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Old 09-14-2016, 07:08 AM   #1
Catfish
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Support Someone knows the order of diving actions..

.. of a WW2 type VII boat?

1. under normal conditions
2. in a crash dive

What i'd like to know is what is done first, and if someone knows by whom of the crew..
Please let me know if i left something out, or correct me.


e.g. under normal conditions the captain wants the boat to dive to say 30 meters, "low and slow".
So captain or LI or the officer of the watch (?) would call out "Auf Tauchstation!" ~ "Man diving stations!", and the crew would act accordingly.

Hatch will be closed.

Diesels have to be stopped and uncoupled from the propshafts, the electric engines have to be coupled to the propshafts (or switched to electric engines from generator mode, if they were charging), and set to half or full ahead.

The Diesel air intake valves (head and foot ones) have to be closed, also the exhaust valves.

Dive planes fore and afte have to be set for diving, like "vorne unten x, hinten unten x" where x is the degree of angle.

With the command "Fluten!" ~ "Flood (the tanks)!" the main ballast tank upper valves have to be opened, to let the air escape and let water in from the foot valves. The lower valves were usually kept open, to improve the diving time.

The "Untertriebszellen" ~ "negative buoyancy tanks" would be already flooded, with lower valve open and upper valve closed. So they can be blown out right after the boat reaching 10-12 meters.

As soon as the boat reaches 10 meters the LI would order "Untertriebszellen ausblasen!" ~ "Blow negative buoyancy tanks!".

Then the fore and after dive planes would be adjusted to get the right diving angle of maybe 10-15 degrees, in a normal dive.

Short before reaching 30 meters the dive planes would be adjusted accordingly ("Vorne oben x, hinten oben x!") and the boat brought to level keel, while at the same time closing the main ballast tanks' upper valves to be able to blow them later, for ascending.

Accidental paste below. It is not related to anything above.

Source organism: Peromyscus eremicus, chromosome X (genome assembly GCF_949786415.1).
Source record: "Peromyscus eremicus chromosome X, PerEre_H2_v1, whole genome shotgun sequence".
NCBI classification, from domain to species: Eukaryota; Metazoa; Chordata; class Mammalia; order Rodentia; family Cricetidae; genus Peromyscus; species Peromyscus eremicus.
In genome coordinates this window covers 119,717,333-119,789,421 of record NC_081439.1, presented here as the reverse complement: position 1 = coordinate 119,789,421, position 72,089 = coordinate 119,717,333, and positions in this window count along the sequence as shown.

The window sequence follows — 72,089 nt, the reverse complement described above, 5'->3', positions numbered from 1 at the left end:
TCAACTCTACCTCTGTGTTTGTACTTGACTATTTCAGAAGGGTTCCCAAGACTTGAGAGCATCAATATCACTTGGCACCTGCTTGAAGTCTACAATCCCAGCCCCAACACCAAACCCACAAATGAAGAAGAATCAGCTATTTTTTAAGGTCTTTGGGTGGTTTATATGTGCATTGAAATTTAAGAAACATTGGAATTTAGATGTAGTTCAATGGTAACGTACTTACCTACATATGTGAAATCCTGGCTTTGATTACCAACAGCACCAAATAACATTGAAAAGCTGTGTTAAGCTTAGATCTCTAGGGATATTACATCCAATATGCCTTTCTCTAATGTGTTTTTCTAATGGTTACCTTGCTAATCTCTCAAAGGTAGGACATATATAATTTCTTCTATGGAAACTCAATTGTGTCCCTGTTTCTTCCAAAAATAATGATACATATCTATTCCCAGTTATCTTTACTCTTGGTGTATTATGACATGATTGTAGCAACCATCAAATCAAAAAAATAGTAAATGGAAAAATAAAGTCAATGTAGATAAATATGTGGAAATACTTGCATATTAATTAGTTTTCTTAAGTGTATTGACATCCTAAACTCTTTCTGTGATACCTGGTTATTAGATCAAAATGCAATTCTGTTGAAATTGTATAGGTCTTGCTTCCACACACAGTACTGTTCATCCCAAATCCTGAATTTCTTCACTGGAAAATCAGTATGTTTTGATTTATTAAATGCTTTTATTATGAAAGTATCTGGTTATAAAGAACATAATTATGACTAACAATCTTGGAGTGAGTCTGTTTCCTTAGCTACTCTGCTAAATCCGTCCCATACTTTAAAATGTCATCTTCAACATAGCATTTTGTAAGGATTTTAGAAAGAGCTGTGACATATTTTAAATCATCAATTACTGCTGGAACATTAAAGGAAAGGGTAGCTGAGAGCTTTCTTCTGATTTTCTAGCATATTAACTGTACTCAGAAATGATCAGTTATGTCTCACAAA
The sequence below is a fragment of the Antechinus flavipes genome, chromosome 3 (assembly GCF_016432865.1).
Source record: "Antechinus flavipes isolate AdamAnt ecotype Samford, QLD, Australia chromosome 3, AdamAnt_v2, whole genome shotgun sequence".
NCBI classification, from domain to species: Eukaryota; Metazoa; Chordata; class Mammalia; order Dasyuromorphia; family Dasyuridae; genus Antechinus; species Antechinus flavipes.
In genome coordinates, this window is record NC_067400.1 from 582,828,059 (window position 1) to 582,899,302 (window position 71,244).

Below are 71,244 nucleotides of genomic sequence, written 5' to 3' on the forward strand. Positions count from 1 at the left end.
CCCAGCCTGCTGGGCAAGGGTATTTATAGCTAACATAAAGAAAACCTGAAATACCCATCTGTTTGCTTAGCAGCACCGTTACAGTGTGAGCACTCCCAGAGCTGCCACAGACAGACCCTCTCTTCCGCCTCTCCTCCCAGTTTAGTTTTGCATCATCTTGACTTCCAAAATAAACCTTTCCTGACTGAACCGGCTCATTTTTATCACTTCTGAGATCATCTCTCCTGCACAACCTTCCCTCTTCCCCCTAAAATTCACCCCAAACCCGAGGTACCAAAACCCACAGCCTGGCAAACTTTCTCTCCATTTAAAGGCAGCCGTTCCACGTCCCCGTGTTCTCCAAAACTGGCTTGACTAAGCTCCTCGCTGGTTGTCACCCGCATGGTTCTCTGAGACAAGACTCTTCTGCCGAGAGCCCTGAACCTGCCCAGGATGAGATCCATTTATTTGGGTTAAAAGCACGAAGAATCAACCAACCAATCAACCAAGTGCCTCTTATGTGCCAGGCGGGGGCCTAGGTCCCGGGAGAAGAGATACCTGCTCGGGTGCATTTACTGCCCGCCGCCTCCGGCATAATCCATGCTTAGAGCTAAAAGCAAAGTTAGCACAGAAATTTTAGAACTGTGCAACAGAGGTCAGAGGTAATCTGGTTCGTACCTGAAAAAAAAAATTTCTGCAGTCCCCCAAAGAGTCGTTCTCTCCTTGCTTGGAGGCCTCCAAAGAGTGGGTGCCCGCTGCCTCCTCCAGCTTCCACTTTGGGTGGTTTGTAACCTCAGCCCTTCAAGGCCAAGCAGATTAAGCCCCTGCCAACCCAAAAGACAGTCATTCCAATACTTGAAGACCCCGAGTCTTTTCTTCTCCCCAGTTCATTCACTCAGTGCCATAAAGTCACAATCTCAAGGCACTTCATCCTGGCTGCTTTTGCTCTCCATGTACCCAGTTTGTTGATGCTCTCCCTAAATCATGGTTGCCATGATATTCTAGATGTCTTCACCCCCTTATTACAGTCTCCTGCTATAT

Trim tanks would be used to keep the boat straight and level, at said depth.

Then the boat would be trimmed for level cruising using the trim cells pumping water fore and/or aft, usually the bow a bit lower and the rear dive planes a bit 'up'. At least this is what Werner and others wrote, about crusing at depth.


Would this be the usual procedure for diving?

Thanks and greetings,
Catfish


OT does someone have the eMail address of Paul, who we met at Laboe? I would like to order some of the magazines he showed to us, and maybe ask some technical questions. Have no fear, I will not spam him with mails or molest him
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Last edited by Catfish; 09-15-2016 at 03:58 AM.
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Old 09-14-2016, 05:25 PM   #2
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Watch Das Boot again .
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Old 09-15-2016, 03:47 AM   #3
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^ While "Das Boot" is one of the better representations, i would not take it as face value or evidence, e.g. thinking of the rivets giving in during an attack While some parts were riveted, the all-welded pressure hull was not.

Buchheim was "Kriegsberichterstatter", an "embedded" war reporter. And while he understood most things right, he was not a real learned U-Boat man, let alone what they did to his book in the film.
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Old 09-15-2016, 09:48 AM   #4